SEC, 3. The right of trial by jury shall be secured to all, and remain inviolate forever; but a jury trial may be waived by the parties, in all civil cases, in the manner to be prescribed by law.” SEC. 4. The free exercise and enjoyment of religious profession and worship, without discrimination or preference, shall forever be allowed in this state; and no person shall be rendered incompetent to be a witness on account of his opinions on matters of religious belief; but the liberty of conscience hereby secured shall not be so construed as to excuse acts of licentiousness, or justify practices inconsistent with the peace or safety of this state. SEC. 5. The privilege of the writ of habeas corpus shall not be suspended, unless when, in cases of rebellion or invasion, the public safety may require its suspension. SEC. 6. Excessive bail shall not be required, nor excessive fines imposed, nor shall cruel or unusual punishments be inflicted, nor shall witnesses be unreasonably detained. SEC. 7. All persons shall be bailable by sufficient sureties; unless for capital offences, when the proof is evident or the presumption great. SEC. 8. No person shall be held to answer for a capital or otherwise infamous crime (except in cases of impeachment, and in cases of militia when in actual service, and the land and naval forces in time of war, or which this state may keep, with the consent of Congress, in time of peace, and in cases of petit larceny under the regulation of the legislature), unless on presentment or indictment of a grand jury; and in any trial in any court whatever, the party accused shall be allowed to appear and defend in person and with counsel, as in civil actions. No person shall be subject to be twice put in jeopardy for the same offence; nor shall he be compelled, in any criminal case, to be a witness against himself, nor be deprived of life, liberty, or property, without due process of law; nor shall private property be taken for public use without just compensation.” SEC. 9. Every citizen may freely speak, write, and publish his sentiments on all subjects, being responsible for the abuse of that right; and no law shall be passed to restrain or abridge the liberty of speech or of the press. In all criminal prosecutions on indictments for libels, the truth may be given in evidence to the jury; and if it shall appear to the jury that the matter charged as libellous is true, and was published with good motives and for justifiable ends, the party shall be acquitted; and the jury shall have the right to determine the law and the fact. SEC. 10. The people shall have the right freely to assemble together to consult for the common good, to instruct their representatives, and to petition the legislature for redress of grievances. SEc. 11. All laws of a general nature shall have a uniform operation.' Sec. 12. The military shall be subordinate to the civil power. No standing army shall be kept up by this state in time of peace; and in time of war no appropriation for a standing army shall be for a longer time than two years. SEc. 13. No soldier shall, in time of peace, be quartered in any house, without the consent of the owner; nor in time of war, except in the manner to be prescribed by law. ' SEC. 14. Representation shall be apportioned according to population. Sec. 15. No person shall be imprisoned for debt in any civil action, on mesne or final process, unless in cases of fraud; and no person shall be imprisoned for a militia fine in time of peace. SEc. 16. No bill of attainder, ea post facto law, or law impairing the obligation of contracts, shall ever be passed. Sec. 17. Foreigners who are, or who may hereafter become, bona fide residents of this state, shall enjoy the same rights, in respect to the possession, enjoyment, and inheritance of property, as native-born citizens.” Sec. 18. Neither slavery nor involuntary servitude, unless for the punishment of crimes, shall ever be tolerated in this state. Sec. 19. The right of the people to be secure in their persons, houses, papers, and effects, against unreasonable seizures and searches, shall not be violated; and no warrant shall issue but on probable cause, supported by oath or affirmation, particularly describing the place to be searched and the persons and things to be seized. SEC. 20. Treason against the state shall consist only in levying war against it, adhering to its enemies, or giving them aid and comfort. No person shall be convicted of treason, unless on the evidence of two witnesses to the same overt act, or confession in open court. SEC. 21. This enumeration of rights shall not be construed to impair or deny others retained by the people.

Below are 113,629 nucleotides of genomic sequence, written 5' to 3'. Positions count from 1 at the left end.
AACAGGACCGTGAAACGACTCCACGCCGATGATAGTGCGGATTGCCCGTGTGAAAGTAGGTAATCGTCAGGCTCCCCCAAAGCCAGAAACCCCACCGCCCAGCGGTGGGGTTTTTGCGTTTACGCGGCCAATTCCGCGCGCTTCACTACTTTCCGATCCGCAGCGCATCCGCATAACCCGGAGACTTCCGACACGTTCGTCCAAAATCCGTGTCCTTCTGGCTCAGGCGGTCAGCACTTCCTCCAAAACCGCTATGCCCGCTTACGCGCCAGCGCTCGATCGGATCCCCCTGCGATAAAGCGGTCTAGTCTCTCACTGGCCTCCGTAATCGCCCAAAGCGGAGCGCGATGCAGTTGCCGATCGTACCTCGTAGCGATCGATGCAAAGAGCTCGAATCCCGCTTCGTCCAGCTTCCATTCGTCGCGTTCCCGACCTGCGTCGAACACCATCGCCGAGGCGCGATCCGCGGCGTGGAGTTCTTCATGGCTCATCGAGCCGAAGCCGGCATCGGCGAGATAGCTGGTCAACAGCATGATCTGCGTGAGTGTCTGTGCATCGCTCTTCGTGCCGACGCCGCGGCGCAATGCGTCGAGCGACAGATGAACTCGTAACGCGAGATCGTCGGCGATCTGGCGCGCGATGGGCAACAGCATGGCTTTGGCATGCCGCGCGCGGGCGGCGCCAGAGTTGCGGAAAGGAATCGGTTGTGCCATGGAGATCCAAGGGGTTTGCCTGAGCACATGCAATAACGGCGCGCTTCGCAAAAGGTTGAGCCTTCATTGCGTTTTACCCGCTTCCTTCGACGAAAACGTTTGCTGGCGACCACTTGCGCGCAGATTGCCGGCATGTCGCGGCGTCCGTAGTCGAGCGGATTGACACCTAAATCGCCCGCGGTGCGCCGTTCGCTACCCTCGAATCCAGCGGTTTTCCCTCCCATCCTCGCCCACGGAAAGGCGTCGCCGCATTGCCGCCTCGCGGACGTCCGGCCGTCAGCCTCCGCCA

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1 The legislature cannot delegate the power of waiving jury trial to the courts. Exline v. Smith. 5 Cal. 112.